Tag Archives: database

An Exciting Project and Powerful Tool: Italy's DOCG Appellation Database

StefanoWe are pretty excited to share the news of a new wine project and powerful tool that we just rolled out on Flora’s Table: an overview of all of Italy’s 74 DOCG appellations (those that are at the top of the Italian appellation system pyramid) broken down by region.

More in detail:

  1. On the main page of our DOCG database you will find a map of Italy and its regions as well as a general explanation of the basics of the Italian appellation system; and
  2. Each regional page contains a map of such region and, for each DOCG appellation, a standardized summary of their main regulations and permitted grape varieties, most of which link to the corresponding entries in our Grape Variety Archive, which in turn illustrate the main facts and information about those varieties.

At the time of this post, the project is still a work in progress as a little more than 70% of Italy’s DOCG appellations (i.e., all those in Northern Italy plus Emilia Romagna and Toscana in Central Italy) are available live on the blog, but the project will be progressively completed in the next month or so.

UPDATE: Just a quick update to inform readers that, as of April 18, 100% of the DOCG appellations are in final form and therefore the project has been completed and is fully available.

The objectives of this project are those of:

  • Mapping the appellations that sit at the pinnacle of the Italian appellation system;
  • Spreading knowledge about a cross-section of some of the best that the Italian wine world has to offer; and
  • Highlighting the peculiarities of Italy’s different wine regions and permitted grape varieties.

This resource is accessible through the “Wine” drop-down menu of our blog, through the button on the sidebar or through this link.

I would appreciate it if you could take the time to take a look for yourself, tour your favorite Italian wine regions and see how you like it. Your feedback, comments or feature requests are always welcome.

Wine App Review: Winery Passport

Last week, Scott, the developer of a brand new wine-related app, reached out to me to let me know about the roll out and to ask me whether I would download it and give it a spin and, if I liked it, whether I would write a review.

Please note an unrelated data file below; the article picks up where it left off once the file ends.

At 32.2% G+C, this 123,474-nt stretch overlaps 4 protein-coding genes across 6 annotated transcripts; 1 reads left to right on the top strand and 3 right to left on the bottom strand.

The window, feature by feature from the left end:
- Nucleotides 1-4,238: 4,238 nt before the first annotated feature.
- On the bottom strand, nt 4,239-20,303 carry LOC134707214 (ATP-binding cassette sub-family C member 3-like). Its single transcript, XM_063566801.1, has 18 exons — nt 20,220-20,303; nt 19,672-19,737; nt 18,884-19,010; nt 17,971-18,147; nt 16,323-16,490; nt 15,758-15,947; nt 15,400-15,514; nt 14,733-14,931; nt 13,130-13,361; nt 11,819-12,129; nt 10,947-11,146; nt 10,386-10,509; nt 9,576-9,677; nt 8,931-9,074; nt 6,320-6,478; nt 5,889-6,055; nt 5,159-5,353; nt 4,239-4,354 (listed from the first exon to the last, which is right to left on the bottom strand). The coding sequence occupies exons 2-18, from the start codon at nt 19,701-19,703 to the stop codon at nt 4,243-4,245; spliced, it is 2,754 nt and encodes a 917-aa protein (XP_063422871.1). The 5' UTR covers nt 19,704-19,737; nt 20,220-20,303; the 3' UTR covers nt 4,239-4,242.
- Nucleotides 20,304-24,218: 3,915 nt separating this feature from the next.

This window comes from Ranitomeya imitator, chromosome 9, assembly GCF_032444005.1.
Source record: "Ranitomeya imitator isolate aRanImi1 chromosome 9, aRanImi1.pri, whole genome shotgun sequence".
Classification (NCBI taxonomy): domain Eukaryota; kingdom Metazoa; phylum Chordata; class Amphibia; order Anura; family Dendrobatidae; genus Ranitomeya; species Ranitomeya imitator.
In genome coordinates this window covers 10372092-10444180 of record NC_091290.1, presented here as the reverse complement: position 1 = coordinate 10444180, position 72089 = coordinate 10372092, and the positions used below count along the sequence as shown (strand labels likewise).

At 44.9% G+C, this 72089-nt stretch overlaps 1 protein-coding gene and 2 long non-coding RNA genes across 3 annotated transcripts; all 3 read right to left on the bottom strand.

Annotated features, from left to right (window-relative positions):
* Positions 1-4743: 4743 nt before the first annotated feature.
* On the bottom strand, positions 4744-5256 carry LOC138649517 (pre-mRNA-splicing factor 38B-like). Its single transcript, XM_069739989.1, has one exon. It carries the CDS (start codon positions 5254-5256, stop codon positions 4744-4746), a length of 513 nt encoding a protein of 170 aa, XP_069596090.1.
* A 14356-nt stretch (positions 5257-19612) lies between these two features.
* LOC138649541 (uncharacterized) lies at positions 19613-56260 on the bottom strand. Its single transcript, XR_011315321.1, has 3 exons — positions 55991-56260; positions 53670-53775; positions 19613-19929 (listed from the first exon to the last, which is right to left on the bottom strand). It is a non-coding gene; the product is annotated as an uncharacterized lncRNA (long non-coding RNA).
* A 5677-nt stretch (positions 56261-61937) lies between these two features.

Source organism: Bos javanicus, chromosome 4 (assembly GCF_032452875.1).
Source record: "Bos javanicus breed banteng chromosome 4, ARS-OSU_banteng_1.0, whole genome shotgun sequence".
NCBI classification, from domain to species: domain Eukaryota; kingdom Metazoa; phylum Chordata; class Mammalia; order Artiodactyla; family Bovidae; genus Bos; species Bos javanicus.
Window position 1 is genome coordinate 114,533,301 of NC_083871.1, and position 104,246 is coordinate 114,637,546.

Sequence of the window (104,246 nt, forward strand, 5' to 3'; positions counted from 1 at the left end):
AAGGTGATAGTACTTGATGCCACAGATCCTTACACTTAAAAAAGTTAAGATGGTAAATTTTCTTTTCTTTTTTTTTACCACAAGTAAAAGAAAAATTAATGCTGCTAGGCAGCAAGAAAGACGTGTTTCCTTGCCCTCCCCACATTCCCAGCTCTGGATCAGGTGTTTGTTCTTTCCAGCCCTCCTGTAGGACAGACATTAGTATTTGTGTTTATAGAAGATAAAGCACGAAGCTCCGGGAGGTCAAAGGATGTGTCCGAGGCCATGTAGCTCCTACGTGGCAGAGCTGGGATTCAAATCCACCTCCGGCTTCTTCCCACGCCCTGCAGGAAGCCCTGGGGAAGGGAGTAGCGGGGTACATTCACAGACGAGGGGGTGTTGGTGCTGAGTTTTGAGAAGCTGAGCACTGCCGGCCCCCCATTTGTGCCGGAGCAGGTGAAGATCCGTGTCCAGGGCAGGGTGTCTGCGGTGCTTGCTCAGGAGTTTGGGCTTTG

So, as you are reading this, you may already guess that I did download it and I did like it 😉

But let’s start from the beginning: the app is called Winery Passport (WP).

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Before we get more into it, note that you may have an interest in this app provided that you (i) are into wine (of course!), (ii) live in or plan a wine-focused trip to the USA, and (iii) at least for now, are iOS based.

Now, what exactly does WP do? Essentially, WP is (or will soon be) a database of all the wineries in the US coupled with a cool GPS feature that shows the wineries that are closest to wherever you are, ordering them from closest to farthest away and showing you how far you are from each of them. Alternatively, you can also browse or search the entire winery archive, that is broken down by State.

Either way, whenever you select a winery, WP shows you its address and gives you a few options, including taking you to the winery’s Web site, connecting to Google Maps so you can get driving directions from wherever you are to the winery with one click, or even call the winery directly from within the app.

Screenshot1Thanks to these two different modes, WP’s features come in handy whether you have a sudden urge to discover and visit a winery near you, regardless of where in the US you are, or you are planning a trip to a US wine region and want to chart your route based on where the various wineries of the area are located or their average rating. Pretty cool, and all at your fingertip.

But there’s more. WP also a “passport” part that keeps track of the wineries that you visit, lets you rate them and take notes and even syncs with Facebook and Twitter so you can share your experience with other WP users. Neat idea.

And in case you are wondering how much downloading WP is going to set you back, well no sweat and click that download button as it is a free app!

Screenshot3Now, although WP is fully functioning and sleek looking, here are a few things to bear in mind: